The revelation that Carboard Ward was all an undercover persona launched him from humdrum to easily the most interesting character on the show in the space of less than an episode. It’s clear that even while he is beholden to Garrett, he has genuine affection for Coulson’s entire team. Cue conflict and dire consequences for the first time in the series.
What’s even more fascinating in retrospect is that the “Pilot” presents Ward as the audience surrogate and main character even moreso than Coulson. Ward is the one pulled off his spy mission. Ward is the one debriefed by Hill and Coulson. It’s through Ward’s eyes that we first see the Bus and meet FitzSimmons. Ward captures Skye and drops leading questions about May’s background. It’s as if Ward’s blankness and perfection is what we should project onto. Perhaps that’s why his betrayal made such a huge swath of fandom reject him outright. He didn’t just betray his fellow agents, he betrayed us.
It’s fun to go back and see how many times Ward harps on trust and betrayal while he’s still playing at perfect. It’s a nice layer of complexity to the series’ bad episodes once you know the wrinkle. Ward’s perfection is phenomenal when you view it as a facade. But that’s a seriously bad way to start a series, I mean, good lord. If you don’t know he’s faking then it’s purely bad writing. Ouch.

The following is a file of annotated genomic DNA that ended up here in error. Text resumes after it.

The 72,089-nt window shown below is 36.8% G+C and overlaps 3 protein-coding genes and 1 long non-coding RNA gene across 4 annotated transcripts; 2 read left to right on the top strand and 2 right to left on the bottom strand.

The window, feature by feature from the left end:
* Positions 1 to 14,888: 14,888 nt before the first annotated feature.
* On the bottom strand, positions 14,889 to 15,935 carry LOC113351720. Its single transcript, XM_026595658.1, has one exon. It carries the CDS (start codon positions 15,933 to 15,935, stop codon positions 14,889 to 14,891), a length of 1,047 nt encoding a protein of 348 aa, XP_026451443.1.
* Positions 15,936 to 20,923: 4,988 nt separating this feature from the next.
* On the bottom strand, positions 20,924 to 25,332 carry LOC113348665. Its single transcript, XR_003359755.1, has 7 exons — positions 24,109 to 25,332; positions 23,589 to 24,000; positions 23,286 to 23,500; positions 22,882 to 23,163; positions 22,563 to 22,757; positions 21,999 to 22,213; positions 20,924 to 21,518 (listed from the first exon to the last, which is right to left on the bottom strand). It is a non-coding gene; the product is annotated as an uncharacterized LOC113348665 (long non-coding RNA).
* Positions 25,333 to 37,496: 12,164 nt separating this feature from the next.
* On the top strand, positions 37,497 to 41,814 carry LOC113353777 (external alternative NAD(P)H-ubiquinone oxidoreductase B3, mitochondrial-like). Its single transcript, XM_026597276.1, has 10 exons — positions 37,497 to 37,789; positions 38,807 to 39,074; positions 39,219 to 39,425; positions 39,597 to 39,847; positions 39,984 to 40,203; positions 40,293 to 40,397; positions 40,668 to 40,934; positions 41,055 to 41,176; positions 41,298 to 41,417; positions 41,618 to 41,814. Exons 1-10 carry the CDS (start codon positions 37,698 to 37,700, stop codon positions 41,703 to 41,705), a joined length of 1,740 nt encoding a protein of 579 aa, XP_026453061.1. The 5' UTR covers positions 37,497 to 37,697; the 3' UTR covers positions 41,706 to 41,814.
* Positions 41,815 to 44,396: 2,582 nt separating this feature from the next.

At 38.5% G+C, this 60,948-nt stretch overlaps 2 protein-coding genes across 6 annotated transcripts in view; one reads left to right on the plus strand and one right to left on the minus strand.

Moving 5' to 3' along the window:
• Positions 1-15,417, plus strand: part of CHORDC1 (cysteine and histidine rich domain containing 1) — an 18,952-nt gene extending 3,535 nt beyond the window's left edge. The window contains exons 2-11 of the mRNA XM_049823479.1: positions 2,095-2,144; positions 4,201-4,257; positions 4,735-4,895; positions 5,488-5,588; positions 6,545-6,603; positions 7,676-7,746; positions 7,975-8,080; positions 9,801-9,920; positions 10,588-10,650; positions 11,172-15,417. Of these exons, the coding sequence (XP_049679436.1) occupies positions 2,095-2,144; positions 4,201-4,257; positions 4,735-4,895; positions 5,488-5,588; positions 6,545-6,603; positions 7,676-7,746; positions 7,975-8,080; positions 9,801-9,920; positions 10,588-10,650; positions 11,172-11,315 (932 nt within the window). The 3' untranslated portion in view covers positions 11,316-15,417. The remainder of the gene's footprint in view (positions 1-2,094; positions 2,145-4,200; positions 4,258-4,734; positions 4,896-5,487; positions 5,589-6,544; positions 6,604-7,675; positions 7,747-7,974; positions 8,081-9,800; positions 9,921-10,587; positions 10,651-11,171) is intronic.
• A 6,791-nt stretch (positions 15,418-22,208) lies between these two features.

“We All Have Our Traumas, Ward”
For you to understand the sort of obfuscations, lies, gaslighting, and doubt that Ward’s family manufactured in him, I’m just going to excerpt an entire scene from “The Things We Bury.”
To those uninitiated, this looks like an innocent man trying to reason with his unreachable psychopathic brother. What’s really going on is Christian is twisting the knife deep into Ward’s psyche. Christian Ward sends a chill up and down my spine every time. On the surface, things always look normal. Everything appears rosy.
You ever seen Mommie, Dearest? You know how it’s supposed to be an unintentional comedy? That’s one of the scariest movies I’ve ever seen. It still freaks me out. It wasn’t funny at all, it was Too Real. Faye Dunaway chews the scenery to death but the pervasive terror surrounding every word or action in that film was my life. You are not allowed your own interests, personality, or opinions. You must either adhere to the strict role your parents prescribe for you or you are garbage and deserve everything they dish out as punishment. Mommie Dearest is a nutty example and possibly why no one takes this stuff seriously, but that people are so quick to exonerate Joan Crawford is part of the insidiousness of this type of abuse: no one can see it from outside. When you protest you are constantly told that you’re just too sensitive and take everything too seriously. You really start to believe that the way you are treated is normal, that all parents ridicule and harass their children, that a good expression of parental love is to actively set a kid up to fail, and that you are a worthless fuck-up. You must be if your mom and dad say you are.